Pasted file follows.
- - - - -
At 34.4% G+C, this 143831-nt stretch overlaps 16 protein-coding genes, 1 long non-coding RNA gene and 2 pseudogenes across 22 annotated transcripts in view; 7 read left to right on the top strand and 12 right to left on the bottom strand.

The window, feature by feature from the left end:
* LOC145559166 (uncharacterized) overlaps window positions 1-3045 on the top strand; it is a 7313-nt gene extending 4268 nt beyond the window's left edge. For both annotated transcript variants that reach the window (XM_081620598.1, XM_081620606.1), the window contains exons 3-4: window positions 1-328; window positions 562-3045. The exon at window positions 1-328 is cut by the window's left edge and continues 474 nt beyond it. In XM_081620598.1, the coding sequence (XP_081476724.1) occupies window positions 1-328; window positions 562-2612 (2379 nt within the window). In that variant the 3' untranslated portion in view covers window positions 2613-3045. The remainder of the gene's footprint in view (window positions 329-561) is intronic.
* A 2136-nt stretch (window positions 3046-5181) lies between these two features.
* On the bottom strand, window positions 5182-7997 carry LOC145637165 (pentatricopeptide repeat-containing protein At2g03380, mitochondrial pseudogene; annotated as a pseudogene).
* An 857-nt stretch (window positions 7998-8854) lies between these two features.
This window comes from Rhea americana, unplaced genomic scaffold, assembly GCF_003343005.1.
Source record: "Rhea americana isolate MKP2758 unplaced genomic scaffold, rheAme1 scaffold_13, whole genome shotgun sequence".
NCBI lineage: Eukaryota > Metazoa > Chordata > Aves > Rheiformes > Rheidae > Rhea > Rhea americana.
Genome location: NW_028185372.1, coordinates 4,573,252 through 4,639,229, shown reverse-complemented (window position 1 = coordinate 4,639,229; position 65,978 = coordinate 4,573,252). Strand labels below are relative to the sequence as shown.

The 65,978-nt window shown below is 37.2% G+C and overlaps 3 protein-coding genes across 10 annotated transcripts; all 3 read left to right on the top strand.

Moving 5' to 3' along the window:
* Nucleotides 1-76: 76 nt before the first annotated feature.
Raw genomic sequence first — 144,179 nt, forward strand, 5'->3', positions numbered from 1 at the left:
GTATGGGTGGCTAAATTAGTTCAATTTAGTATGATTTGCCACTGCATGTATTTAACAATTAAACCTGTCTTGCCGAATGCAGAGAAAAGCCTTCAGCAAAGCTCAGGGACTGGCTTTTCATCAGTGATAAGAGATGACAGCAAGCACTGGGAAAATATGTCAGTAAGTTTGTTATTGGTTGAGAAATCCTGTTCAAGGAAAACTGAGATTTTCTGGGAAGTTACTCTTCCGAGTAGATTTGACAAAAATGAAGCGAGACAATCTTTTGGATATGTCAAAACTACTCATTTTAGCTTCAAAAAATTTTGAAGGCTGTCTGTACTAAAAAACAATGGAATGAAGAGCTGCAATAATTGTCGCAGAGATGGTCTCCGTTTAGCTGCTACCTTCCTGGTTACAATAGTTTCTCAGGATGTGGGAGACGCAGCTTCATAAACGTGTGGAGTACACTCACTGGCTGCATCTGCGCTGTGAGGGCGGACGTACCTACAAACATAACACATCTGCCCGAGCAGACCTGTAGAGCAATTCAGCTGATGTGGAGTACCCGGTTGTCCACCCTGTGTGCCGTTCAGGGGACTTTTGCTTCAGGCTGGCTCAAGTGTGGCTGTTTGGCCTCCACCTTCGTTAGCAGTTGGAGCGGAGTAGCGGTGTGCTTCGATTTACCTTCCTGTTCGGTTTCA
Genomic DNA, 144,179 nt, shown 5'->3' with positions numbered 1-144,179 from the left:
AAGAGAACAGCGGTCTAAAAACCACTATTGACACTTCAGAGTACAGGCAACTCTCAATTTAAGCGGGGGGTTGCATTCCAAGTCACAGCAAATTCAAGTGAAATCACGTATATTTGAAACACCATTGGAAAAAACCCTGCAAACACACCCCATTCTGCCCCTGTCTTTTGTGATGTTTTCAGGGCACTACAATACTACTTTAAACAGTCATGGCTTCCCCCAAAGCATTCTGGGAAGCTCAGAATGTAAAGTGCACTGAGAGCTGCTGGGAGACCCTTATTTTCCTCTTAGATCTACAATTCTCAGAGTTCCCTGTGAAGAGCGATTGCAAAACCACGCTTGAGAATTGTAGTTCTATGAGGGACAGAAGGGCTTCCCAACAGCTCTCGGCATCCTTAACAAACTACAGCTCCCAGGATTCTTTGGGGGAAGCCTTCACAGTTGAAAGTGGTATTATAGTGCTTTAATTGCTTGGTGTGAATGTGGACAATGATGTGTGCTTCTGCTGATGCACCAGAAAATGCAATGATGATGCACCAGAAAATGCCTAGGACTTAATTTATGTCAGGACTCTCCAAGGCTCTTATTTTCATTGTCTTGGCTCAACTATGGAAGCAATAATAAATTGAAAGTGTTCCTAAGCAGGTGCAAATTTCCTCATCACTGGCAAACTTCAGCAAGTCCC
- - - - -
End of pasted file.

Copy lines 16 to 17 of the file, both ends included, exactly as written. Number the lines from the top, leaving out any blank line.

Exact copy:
Genomic DNA, 144,179 nt, shown 5'->3' with positions numbered 1-144,179 from the left:
AAGAGAACAGCGGTCTAAAAACCACTATTGACACTTCAGAGTACAGGCAACTCTCAATTTAAGCGGGGGGTTGCATTCCAAGTCACAGCAAATTCAAGTGAAATCACGTATATTTGAAACACCATTGGAAAAAACCCTGCAAACACACCCCATTCTGCCCCTGTCTTTTGTGATGTTTTCAGGGCACTACAATACTACTTTAAACAGTCATGGCTTCCCCCAAAGCATTCTGGGAAGCTCAGAATGTAAAGTGCACTGAGAGCTGCTGGGAGACCCTTATTTTCCTCTTAGATCTACAATTCTCAGAGTTCCCTGTGAAGAGCGATTGCAAAACCACGCTTGAGAATTGTAGTTCTATGAGGGACAGAAGGGCTTCCCAACAGCTCTCGGCATCCTTAACAAACTACAGCTCCCAGGATTCTTTGGGGGAAGCCTTCACAGTTGAAAGTGGTATTATAGTGCTTTAATTGCTTGGTGTGAATGTGGACAATGATGTGTGCTTCTGCTGATGCACCAGAAAATGCAATGATGATGCACCAGAAAATGCCTAGGACTTAATTTATGTCAGGACTCTCCAAGGCTCTTATTTTCATTGTCTTGGCTCAACTATGGAAGCAATAATAAATTGAAAGTGTTCCTAAGCAGGTGCAAATTTCCTCATCACTGGCAAACTTCAGCAAGTCCC